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The truth about 'Fellow Travelers'
Can I make it past the pilot of Jonathan Bailey and Matt Bomer's politically charged gay love story?
The truth about everything* is different every week! This week, it’s EJECTOR SEAT, where I watch the pilot episode of a TV show old or new, and ask myself (literally) whether it’s worth carrying on (based on this episode only).
What’s this, then? Travellers? A holiday show? Are Anne Greig and Judith Chalmers back to show us salubrious places to drink sundowners on the Amalfi coast?
What are you on about? No, Fellow Travelers – note the US spelling – is the new drama taking in the Lavender Scare of the McCarthy days in the 1950s and the ‘80s AIDS crisis, based on the novel by Thomas Mallon and from some of the team who brought you the movie adaptation of My Policeman. No wait, come back!
Another political prestige drama? Yawn!
This one’s different – it’s hella gay. And, perhaps unusually for this kind of drama, it’s fronted by two gay actors: Matt Bomer and Jonathan Bailey
Gay men playing gay men? Who knew such a thing was possible?!
Now, now, we’ve come on leaps and bounds in recent years so we should maybe go into this open-minded.
Or open-mouthed. Sorry, I’m gay. Right, what’s the story?
It’s the Reagan-era Eighties. Bomer is the suave, sharp Hawkins “Hawk” Fuller, who, when we meet him, is a successful diplomat with a loving wife and a perfect family. When a face from his past shows up unexpectedly at a celebration, bringing a message from someone once clearly very special to Hawk, we’re transported back three decades to Hawk’s time as a political staffer at the Capitol. (I couldn’t work out what his actual job was but he seemed pretty influential.)
So we start in the ‘present day’ and flash back almost immediately? Classic pilot behaviour!
Absolutely. But we return to the present day often to see the implications of this visit. 80s Hawk clearly has demons to exorcise, and bridges to build.
I’m guessing with Matt Bomer playing this guy, Hawk’s past is more pink and glittery than his present domestic situation would suggest.
Yes, within seconds, 1950s Hawk is swaggering into a public toilet with his hat low over his eyes and his hand on his ha’penny.
Ah, the 50s, not historically the best time to be gay. Or indeed anything other than white, straight and well-off. So this isn’t a comedy?
No, but Hawk picks up a little something (a guy called Eddie) in the toilet – a world away from the grim, mouldy Broadwick Street public lavs – and rogers him senseless so it’s not all doom and gloom.
Do you see it going in?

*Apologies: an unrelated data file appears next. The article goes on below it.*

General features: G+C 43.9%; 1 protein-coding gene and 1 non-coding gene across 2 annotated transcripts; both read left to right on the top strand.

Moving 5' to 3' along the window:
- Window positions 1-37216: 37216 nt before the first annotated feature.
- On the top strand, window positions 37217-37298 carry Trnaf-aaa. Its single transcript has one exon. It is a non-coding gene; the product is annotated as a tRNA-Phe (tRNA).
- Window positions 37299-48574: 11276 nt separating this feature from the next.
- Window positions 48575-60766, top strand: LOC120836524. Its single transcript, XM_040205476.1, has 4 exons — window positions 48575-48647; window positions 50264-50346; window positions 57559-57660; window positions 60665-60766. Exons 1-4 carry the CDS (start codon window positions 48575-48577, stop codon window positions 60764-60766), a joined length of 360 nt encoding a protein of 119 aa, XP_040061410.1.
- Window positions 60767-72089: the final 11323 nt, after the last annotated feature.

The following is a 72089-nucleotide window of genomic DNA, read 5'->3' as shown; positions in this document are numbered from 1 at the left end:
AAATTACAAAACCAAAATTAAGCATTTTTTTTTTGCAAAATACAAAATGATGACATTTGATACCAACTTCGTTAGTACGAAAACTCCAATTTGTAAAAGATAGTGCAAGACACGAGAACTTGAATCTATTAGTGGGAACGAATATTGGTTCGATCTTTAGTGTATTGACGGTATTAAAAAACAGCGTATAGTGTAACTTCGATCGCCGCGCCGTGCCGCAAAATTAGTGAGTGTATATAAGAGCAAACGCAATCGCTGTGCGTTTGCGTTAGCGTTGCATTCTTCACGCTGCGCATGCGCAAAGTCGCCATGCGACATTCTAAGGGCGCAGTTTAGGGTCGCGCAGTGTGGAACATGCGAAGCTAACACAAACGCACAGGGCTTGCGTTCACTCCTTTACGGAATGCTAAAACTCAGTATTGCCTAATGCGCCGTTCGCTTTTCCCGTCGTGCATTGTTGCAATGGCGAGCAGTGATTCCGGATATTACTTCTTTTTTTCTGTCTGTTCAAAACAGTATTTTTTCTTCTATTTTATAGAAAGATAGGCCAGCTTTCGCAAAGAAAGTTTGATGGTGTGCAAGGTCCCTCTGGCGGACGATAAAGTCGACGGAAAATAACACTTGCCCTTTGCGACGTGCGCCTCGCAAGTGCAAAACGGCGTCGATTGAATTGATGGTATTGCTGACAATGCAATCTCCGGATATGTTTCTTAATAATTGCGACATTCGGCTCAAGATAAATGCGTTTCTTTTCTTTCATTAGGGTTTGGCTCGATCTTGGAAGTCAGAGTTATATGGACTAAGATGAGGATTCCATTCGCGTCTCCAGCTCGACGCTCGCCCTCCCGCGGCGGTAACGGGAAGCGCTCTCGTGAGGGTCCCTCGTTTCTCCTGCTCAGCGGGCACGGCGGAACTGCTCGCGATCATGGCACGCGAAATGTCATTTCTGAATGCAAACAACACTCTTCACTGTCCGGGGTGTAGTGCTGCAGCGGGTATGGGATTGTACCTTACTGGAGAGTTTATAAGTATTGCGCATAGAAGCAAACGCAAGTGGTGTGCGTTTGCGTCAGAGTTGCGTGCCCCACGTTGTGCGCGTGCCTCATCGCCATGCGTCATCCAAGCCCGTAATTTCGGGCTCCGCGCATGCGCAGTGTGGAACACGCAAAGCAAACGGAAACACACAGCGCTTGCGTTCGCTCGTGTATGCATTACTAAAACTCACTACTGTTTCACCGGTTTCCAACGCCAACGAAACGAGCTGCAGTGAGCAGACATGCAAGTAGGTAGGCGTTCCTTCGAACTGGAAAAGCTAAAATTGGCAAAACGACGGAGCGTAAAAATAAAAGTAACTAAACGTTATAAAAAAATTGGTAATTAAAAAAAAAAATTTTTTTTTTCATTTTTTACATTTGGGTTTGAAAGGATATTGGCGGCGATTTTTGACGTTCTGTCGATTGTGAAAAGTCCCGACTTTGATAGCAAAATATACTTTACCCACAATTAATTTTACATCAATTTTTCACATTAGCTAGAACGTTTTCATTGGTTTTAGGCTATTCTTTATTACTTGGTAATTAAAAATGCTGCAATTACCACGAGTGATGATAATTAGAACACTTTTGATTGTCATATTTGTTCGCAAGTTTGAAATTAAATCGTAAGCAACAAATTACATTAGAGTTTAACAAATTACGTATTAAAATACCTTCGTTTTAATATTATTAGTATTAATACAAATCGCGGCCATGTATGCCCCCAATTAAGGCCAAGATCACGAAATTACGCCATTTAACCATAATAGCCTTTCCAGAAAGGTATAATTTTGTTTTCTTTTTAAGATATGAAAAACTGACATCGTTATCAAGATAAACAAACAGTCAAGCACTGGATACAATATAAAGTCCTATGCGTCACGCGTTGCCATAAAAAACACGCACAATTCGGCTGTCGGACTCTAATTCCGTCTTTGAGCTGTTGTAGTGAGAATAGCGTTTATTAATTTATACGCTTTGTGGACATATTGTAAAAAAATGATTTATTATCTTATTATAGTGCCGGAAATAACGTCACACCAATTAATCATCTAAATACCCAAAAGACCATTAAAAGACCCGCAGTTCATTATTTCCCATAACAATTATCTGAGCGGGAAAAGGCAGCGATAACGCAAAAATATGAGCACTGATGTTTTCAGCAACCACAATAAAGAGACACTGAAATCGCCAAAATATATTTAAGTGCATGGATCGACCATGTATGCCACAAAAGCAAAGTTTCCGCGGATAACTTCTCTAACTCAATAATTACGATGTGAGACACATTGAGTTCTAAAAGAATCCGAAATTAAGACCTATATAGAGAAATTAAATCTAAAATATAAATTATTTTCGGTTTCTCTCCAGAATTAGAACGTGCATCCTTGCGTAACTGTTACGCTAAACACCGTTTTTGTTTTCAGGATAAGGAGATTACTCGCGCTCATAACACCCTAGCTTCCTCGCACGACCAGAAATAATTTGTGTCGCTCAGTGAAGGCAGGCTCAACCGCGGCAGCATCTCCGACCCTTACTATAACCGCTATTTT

No, but there’s no sparing our blushes on any of the s•xual scenes in this episode and, I assume, the rest of the series.
The irony of having to censor the word ‘s•x’ to avoid puritanical email filters. It is 2023.When's Jonathan Bailey going to turn up, then?
We meet him trying to order a glass of milk at an election night event and being roundly ignored because he’s in cosplay as Hollywood’s idea of an ugly nerd (glasses over a handsome face) and is awkward and bewildered. I was shocked to discover the character’s name was not Eugene, like most TV geeks, but Tim Laughlin, a devout catholic who Hawk has in his sights. Brilliant nominative determinism there that could’ve been improved only by Bailey’s character being named Tim Chicken. Never mind.
No imagination in Hollywood. So they bang?
Yes, there’s not much hanging about. Hawk gets Chicken – sorry, Tim – a job in McCarthy’s office, which seems somewhat… I don’t know, but I can hear the music from Jaws, and Tim drops off a book to say thank you. He’s almost intercepted by Hawk’s evangelical secretary Miss Addison who’s keen to see commies and deviants stamped out by the witchfinder general. Everyone is on the lookout for a miscreant they can rat out to McCarthy to get clout. Luckily, Hawk has a comrade close by, in the shape of Mary Johnson, who has a few sapphic skeletons of her own lurking in the closet.
But… they bang?
Yes! Sorry. They bang. Two gay men, in the closet, banging in secret. A tale so frequently told but rarely so graphically. Perhaps the most laudable part of the show is the unflinching s•x scenes. Not for titillation, necessarily, but because it feels like some sort of justice. How many gay dramas have we endured, especially set in times of sepia, where the camera respectfully pans away to a vase of flowers or curtains gently billowing in the breeze? Not here. Once sweet Tim Chicken admits he fancies Hawk, Matt Bomer is licking Jonathan Bailey’s armpit with the fervour of someone attacking a Solero in 40° heat. Tugging at whatever lurks beneath Bailey’s waistband, he asks him who’s his boy, to which our Chicken Little answers “I am”. It’s not just a s•x scene, it’s not gratuitous, it’s an instant flag that this is a story about power. Hawk even tells Tim he’ll call him Skippy, whether he likes it or not.
Certainly! Hawk may be in the closet but, in private, he’s comfortable with his sexuality and fully in control. You get the sense, from perhaps overly expositional conversations with Mary and handsome journalist Marcus Hooks – whose older version is the messenger interrupting the 1980s celebration – that their queerness was an open secret, almost flaunted. It seems, from what I saw, that other than cops lingering by toilets to bust people for cottaging, pre-McCarthy, everyone was at it!